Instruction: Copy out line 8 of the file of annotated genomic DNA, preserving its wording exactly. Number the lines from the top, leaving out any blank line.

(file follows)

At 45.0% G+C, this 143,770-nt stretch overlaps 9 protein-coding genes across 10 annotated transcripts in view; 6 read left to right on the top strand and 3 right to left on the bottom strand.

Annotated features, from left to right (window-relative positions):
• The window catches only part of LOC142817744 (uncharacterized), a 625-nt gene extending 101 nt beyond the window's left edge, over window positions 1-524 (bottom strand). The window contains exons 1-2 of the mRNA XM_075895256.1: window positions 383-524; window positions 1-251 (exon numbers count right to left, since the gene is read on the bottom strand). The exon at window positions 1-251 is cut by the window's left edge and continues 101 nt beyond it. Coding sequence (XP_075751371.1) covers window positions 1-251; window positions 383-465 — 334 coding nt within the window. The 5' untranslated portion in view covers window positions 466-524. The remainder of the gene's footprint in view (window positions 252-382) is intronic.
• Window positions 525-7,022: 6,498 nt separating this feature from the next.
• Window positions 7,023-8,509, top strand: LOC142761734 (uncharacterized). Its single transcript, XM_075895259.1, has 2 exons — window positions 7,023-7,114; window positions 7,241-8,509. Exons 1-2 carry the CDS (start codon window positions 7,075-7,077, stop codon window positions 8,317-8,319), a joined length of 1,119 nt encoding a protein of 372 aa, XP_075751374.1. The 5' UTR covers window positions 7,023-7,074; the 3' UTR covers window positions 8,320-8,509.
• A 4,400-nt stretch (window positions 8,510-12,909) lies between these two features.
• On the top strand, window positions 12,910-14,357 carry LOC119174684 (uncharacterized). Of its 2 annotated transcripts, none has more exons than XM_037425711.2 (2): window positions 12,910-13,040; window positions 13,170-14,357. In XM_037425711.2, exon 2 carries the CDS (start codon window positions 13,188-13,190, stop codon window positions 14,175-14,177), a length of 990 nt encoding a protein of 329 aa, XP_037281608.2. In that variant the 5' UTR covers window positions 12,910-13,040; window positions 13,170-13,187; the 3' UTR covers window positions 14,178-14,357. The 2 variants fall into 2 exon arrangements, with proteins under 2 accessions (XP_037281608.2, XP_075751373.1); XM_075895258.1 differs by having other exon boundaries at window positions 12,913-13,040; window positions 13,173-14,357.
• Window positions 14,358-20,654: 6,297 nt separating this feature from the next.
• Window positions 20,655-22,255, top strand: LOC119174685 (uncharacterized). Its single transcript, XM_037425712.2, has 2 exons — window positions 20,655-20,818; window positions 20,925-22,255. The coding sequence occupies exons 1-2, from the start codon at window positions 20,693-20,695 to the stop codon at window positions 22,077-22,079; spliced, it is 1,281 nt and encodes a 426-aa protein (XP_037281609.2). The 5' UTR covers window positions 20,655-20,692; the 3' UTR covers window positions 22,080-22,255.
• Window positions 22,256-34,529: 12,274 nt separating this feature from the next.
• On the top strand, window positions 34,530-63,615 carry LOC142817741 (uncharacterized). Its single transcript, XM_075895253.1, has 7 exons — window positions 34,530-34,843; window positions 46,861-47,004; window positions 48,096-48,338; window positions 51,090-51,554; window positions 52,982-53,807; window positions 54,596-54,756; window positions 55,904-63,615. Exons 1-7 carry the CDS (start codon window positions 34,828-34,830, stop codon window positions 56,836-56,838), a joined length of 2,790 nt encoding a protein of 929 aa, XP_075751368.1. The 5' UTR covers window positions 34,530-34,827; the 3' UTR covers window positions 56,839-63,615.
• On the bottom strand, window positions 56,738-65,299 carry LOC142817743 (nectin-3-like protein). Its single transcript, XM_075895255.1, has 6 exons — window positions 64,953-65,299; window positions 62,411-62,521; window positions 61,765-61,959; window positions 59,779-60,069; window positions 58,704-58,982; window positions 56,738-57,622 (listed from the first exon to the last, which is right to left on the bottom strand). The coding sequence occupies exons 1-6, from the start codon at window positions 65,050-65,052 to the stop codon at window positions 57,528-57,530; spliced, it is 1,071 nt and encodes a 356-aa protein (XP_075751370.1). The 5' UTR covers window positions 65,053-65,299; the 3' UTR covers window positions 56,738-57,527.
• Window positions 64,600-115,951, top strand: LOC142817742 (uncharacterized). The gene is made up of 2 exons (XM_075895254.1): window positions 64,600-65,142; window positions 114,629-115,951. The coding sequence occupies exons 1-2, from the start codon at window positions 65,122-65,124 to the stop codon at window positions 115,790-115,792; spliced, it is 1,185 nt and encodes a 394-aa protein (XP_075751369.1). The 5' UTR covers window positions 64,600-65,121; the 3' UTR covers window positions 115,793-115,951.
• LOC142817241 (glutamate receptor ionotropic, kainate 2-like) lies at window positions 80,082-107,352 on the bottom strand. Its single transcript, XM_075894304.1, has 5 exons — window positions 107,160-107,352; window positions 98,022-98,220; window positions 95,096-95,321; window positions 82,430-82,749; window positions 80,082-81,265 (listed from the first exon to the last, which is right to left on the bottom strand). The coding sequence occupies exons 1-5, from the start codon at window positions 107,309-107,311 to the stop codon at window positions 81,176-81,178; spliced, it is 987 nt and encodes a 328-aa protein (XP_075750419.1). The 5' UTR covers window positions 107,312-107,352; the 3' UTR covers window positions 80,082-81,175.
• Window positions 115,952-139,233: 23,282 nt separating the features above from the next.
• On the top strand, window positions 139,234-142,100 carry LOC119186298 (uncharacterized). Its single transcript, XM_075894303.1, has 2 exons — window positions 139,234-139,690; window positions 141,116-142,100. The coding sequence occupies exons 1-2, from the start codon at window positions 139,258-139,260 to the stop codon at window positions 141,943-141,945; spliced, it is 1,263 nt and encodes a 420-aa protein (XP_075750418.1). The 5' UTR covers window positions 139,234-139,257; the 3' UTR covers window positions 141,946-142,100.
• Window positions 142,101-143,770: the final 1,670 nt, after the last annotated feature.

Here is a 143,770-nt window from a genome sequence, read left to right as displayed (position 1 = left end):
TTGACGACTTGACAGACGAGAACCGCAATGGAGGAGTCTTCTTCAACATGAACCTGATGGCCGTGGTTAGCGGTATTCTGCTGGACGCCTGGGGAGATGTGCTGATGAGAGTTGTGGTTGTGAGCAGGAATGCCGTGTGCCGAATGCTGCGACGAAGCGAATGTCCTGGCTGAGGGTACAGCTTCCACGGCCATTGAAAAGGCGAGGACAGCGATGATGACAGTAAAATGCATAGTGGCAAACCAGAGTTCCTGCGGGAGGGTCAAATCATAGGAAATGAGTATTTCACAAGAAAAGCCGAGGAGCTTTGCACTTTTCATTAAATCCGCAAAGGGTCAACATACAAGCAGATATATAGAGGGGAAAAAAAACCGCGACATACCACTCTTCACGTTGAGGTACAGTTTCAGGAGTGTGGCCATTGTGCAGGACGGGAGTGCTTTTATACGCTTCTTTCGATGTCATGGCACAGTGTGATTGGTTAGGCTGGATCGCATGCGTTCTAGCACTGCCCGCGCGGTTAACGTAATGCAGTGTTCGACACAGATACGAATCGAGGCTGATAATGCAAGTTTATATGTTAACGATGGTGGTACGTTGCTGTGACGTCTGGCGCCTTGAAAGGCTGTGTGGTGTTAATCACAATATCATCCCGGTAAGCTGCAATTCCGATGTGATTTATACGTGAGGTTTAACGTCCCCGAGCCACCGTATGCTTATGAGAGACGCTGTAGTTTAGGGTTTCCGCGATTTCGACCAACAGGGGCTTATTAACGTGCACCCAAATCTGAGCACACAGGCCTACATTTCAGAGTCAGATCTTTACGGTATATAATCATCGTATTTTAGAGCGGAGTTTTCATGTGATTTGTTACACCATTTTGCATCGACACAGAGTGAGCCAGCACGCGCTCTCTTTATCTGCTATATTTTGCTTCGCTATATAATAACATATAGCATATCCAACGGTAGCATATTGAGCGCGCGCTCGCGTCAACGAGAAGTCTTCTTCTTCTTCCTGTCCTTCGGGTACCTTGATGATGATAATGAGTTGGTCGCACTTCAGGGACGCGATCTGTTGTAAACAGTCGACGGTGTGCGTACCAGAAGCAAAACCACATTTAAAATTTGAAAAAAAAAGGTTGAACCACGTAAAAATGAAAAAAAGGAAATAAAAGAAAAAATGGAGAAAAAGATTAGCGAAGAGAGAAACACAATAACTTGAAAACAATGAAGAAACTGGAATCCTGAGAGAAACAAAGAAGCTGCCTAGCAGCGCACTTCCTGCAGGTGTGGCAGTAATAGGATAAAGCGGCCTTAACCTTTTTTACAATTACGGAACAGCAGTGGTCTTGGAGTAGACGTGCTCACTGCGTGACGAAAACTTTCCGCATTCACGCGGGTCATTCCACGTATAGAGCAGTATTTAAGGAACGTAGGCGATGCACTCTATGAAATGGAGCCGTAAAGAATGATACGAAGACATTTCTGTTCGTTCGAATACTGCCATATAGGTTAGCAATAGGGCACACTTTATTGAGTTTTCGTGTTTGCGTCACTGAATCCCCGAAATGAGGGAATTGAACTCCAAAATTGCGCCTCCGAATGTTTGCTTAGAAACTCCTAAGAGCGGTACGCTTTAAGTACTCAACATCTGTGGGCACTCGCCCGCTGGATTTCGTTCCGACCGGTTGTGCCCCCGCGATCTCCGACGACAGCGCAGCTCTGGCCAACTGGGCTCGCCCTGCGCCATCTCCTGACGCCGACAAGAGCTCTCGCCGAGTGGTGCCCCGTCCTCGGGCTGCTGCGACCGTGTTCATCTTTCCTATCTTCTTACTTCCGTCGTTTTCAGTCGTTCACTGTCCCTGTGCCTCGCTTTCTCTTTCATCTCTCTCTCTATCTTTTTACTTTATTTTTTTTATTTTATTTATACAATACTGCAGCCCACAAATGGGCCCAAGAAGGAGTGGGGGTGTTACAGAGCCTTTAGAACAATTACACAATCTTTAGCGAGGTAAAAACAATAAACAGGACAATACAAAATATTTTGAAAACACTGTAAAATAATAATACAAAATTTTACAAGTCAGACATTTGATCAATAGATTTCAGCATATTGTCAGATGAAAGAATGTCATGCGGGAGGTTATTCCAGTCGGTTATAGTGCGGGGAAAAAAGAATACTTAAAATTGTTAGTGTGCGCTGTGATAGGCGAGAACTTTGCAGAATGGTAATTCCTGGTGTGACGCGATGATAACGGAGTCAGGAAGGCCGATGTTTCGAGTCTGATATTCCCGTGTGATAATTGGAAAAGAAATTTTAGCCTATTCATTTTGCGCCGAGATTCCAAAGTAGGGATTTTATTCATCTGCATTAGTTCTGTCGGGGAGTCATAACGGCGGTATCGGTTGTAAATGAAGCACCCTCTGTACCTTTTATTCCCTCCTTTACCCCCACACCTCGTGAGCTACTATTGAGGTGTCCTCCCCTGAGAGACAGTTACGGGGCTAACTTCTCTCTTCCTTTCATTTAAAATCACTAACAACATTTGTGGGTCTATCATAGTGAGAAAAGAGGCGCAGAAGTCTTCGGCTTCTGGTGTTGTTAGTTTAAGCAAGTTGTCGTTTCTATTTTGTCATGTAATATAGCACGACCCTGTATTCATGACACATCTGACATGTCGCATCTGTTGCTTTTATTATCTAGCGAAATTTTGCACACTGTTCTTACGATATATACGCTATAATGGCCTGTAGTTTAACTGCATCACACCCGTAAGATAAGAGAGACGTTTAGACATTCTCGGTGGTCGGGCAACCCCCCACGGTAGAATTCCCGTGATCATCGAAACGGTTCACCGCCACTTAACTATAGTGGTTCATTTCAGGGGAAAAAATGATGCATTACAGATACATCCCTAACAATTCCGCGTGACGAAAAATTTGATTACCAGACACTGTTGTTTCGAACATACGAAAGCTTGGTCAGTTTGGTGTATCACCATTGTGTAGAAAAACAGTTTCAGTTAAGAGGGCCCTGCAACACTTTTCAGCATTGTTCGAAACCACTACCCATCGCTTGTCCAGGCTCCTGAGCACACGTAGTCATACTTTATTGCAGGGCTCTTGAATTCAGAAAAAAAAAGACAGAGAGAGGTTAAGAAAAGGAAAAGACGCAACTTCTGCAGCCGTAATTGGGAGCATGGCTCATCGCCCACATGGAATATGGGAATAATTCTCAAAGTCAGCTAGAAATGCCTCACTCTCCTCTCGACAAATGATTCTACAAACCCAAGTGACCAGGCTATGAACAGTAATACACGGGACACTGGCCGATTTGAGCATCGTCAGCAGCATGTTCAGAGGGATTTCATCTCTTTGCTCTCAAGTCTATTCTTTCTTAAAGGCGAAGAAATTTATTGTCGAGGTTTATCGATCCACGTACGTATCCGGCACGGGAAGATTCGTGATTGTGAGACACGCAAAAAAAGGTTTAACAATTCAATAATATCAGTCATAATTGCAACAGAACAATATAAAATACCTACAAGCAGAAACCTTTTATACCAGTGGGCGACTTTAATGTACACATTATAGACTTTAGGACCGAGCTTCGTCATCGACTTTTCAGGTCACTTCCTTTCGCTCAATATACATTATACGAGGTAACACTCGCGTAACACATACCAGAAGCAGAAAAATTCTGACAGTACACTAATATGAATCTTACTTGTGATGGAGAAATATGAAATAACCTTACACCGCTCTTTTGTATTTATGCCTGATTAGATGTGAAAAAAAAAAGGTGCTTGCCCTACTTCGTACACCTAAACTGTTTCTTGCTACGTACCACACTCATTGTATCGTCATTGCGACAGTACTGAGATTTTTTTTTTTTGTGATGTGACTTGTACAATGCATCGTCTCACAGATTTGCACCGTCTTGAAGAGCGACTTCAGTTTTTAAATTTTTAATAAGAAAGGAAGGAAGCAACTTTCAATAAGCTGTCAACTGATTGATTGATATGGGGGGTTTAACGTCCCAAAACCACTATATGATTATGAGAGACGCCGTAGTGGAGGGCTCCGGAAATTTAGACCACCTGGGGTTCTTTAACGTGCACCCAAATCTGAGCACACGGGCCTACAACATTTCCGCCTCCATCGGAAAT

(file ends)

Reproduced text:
• Window positions 14,358-20,654: 6,297 nt separating this feature from the next.